That Time I Quit a Job 5 Times20th January 2016 by Suz • No comments
Hindsight is always 20/20.
It’s AMAZING how, in the moment, something can feel like the worst, most horrible experience of your life and years later be looked at as such a silly thing to stress over.
I was set to graduate 6 months early which gave me a head start on the job search. A mentor of mine from Atlantic Records had offered me an opportunity to follow him to Astralwerks (EMI) and become the Midwest Sales Coordinator.
Others warned me not to take the job. They said I had been doing school at full throttle and should use the 6 months to “find myself.” HA! Find myself. Figure out my “why.” How silly…
I had a JOB OFFER. Although it was before the crash of 2008, it was still insane at that time to turn down a job. What did it matter if sales was the last thing I wanted to do? Who cared about my happiness? NOT ME!
There were long days, nightly cries, and a slllleeewww of panic attacks and bouts of depression. It got to the point where I would spend nights dreaming about making copies of SoundScan reports only to be woken up by my alarm and realizing my day hadn’t even started.
The first time I tried quitting my boss asked why and I said it was just too much.
Psshh! What kind of reason was THAT?! Didn’t I want to “make it,” even if I didn’t know what that meant to me? Did I expect things to be easy? So I showed back up the next morning and put one foot in front of the other.
The second time I tried quitting my boss asked why and I think I said it was about money.
Psssh! What did I expect?! This was the music industry. Did I care about the music or did I care about the money? I was back at work the next day.
The third and forth times I quit I’m pretty sure I used money as the reason again.
Then my boss presented me with a raise. I didn’t even want the raise. But how did I turn that down? He went to bat for me. He believed in me. Who walks away from that?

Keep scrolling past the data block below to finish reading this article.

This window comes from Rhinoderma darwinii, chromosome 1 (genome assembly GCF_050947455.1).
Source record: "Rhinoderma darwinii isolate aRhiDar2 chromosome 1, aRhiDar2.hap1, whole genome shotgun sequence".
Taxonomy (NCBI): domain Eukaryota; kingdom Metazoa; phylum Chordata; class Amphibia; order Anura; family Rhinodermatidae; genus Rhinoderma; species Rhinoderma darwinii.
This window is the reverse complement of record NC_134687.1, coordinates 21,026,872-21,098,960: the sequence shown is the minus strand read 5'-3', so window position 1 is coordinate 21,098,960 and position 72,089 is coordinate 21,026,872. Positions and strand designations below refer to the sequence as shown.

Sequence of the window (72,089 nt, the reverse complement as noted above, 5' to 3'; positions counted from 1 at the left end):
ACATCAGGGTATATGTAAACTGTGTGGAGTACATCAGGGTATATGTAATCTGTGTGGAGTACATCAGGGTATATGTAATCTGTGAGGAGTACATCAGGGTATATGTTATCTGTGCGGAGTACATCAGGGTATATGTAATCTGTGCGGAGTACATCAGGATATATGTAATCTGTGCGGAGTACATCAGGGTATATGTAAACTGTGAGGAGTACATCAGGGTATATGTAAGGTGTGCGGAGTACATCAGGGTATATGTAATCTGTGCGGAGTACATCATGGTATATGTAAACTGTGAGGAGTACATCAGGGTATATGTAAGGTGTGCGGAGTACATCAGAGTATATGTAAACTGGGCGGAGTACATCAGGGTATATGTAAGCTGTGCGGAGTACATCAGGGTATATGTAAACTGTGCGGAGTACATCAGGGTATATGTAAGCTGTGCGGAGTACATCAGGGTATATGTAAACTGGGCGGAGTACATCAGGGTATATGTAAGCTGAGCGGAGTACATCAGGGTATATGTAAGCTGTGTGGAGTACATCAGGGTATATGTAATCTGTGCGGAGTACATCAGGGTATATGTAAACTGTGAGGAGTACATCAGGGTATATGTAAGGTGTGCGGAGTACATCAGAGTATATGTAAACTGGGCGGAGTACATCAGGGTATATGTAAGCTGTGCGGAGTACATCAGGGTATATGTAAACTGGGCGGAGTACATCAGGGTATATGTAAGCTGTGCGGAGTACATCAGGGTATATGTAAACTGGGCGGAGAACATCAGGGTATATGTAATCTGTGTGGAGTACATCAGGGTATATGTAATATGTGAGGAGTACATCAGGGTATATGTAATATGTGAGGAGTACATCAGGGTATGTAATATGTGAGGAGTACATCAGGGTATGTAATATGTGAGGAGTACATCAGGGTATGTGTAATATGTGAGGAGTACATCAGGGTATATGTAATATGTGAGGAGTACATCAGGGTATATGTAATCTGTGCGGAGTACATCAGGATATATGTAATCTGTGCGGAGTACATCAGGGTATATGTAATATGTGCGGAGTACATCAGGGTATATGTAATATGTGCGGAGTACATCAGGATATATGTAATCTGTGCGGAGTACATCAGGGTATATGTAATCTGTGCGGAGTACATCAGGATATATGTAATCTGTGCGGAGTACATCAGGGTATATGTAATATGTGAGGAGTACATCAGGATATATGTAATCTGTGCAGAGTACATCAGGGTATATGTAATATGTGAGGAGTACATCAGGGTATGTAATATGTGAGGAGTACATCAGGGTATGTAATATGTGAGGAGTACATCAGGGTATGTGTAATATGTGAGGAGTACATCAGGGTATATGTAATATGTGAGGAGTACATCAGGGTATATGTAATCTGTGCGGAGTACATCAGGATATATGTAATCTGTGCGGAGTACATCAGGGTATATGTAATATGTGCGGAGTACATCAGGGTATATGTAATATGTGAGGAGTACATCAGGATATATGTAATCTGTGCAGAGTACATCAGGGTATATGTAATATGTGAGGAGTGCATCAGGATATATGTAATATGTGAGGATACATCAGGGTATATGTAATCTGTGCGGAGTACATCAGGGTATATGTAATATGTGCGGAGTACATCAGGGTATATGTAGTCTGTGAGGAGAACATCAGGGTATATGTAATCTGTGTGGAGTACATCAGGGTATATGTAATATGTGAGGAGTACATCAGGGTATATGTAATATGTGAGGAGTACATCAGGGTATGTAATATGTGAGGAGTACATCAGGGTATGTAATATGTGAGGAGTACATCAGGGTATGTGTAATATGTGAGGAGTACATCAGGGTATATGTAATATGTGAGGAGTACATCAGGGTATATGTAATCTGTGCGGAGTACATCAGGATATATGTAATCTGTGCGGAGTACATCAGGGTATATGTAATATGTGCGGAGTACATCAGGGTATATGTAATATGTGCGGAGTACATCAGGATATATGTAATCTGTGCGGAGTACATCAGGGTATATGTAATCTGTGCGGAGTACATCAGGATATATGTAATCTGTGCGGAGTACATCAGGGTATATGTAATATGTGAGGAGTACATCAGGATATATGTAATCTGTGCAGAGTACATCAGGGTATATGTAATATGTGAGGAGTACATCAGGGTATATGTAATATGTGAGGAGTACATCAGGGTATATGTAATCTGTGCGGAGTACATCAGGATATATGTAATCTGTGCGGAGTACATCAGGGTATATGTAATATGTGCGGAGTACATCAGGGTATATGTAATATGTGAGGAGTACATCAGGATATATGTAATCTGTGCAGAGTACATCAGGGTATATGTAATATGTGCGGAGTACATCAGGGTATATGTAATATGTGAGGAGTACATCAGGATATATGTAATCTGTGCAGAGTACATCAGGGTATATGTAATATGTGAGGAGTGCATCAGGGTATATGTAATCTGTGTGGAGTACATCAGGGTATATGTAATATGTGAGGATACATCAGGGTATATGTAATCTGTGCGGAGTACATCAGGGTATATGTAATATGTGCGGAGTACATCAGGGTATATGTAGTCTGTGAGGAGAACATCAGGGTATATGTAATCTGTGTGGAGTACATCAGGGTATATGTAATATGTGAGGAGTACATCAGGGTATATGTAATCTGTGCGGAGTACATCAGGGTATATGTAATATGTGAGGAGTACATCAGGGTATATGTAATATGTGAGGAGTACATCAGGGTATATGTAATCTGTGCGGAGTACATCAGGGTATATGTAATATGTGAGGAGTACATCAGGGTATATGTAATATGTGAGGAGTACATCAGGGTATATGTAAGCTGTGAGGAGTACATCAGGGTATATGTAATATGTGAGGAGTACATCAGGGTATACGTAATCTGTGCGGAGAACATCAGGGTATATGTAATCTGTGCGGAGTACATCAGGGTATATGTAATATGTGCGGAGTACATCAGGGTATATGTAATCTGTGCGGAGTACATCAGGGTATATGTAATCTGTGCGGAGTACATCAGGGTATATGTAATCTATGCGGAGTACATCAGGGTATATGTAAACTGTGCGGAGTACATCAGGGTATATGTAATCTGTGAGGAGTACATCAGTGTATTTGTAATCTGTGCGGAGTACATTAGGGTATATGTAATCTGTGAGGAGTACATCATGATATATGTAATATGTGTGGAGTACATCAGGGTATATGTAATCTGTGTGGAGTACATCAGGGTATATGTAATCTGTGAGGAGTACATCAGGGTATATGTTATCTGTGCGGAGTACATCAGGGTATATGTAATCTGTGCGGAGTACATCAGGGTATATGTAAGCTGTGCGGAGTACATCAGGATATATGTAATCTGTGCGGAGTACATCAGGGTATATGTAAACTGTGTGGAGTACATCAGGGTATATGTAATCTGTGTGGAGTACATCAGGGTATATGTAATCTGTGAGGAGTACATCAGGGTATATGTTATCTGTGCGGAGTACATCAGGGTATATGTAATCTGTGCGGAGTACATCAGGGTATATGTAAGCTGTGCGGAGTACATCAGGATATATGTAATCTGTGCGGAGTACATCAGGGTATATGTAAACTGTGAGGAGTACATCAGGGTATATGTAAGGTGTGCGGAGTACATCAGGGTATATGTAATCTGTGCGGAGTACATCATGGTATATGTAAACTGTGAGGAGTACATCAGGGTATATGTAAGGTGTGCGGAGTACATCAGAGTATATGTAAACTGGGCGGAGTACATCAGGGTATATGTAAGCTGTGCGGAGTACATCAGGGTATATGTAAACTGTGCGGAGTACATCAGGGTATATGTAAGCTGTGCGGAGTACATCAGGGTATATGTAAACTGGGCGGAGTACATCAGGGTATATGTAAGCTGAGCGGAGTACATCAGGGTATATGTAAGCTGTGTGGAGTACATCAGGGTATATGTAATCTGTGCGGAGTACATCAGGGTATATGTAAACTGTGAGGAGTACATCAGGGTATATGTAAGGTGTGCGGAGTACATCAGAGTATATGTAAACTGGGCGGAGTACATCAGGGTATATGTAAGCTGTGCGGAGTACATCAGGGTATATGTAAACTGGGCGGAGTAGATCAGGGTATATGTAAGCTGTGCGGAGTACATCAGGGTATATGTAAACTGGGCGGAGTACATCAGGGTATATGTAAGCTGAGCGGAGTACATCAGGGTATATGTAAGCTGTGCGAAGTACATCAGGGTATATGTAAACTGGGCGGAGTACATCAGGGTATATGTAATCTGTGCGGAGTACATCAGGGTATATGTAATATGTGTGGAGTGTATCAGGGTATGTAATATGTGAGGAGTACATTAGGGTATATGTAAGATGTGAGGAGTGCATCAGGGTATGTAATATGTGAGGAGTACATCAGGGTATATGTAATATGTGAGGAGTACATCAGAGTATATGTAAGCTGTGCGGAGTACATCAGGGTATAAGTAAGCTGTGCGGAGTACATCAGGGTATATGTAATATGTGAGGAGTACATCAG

I continued working there for a few more months until the pro’s were 110% overshadowed by the cons. It simply wasn’t what I was built for and I was burnt out. I had just turned 22 and I believed my life was over. My time in the music industry had come to an end and I would live a painful life as a miserable failure.
The fifth time I quit I wrote a letter to all supervisors explaining to them I was taking a job as a paralegal.
I figured there was no turning back from that. I’ll never forget the look on my boss’ face. I knew how badly I had let him down. It would be a few years before I would be able to let go of that guilt. In fact, I’ve never publicly admitted this but:
There was no paralegal job.
At least not at that time.
It would be another 5 months before I found a job as a paralegal. But I knew I didn’t trust myself to go through with leaving a job I convinced myself I didn’t deserve in the first place if I didn’t have an iron-clad way out.
Now, at 31 years old, I often look back at that scared, lost 21 year old and think, “It was a freakin job! WTF took you so long?!” I laugh thinking about how life-threatening the situation felt.
It truly felt like everything I had done in my life up until that point was on the line.
The thing is, the future is always a blur and we can easily spend hours, days, even years worrying about what’s around the riverbend. So, since I can’t go back and talk to my 21 year old self, let me talk to you:
Do what makes you happy.
Maybe it doesn’t mean quit your job, but maybe add more things into your daily routine that make you happy.
Whatever it is, it’s important at the very least that you identify what it is that makes you happy. Even if it takes years to achieve it, know what it is. Check in with yourself. Listen to yourself. Don’t just put one foot in front of the other and ignore what your body is trying to tell you.
Be present. Be responsible for your future. Be happy.
Not sure how to do that? Email me, let’s talk it out!
Posted in: Astralwerks • Atlantic Records • EMI • happiness • Midwest Sales Coordinator • mindset • quitting • what's my why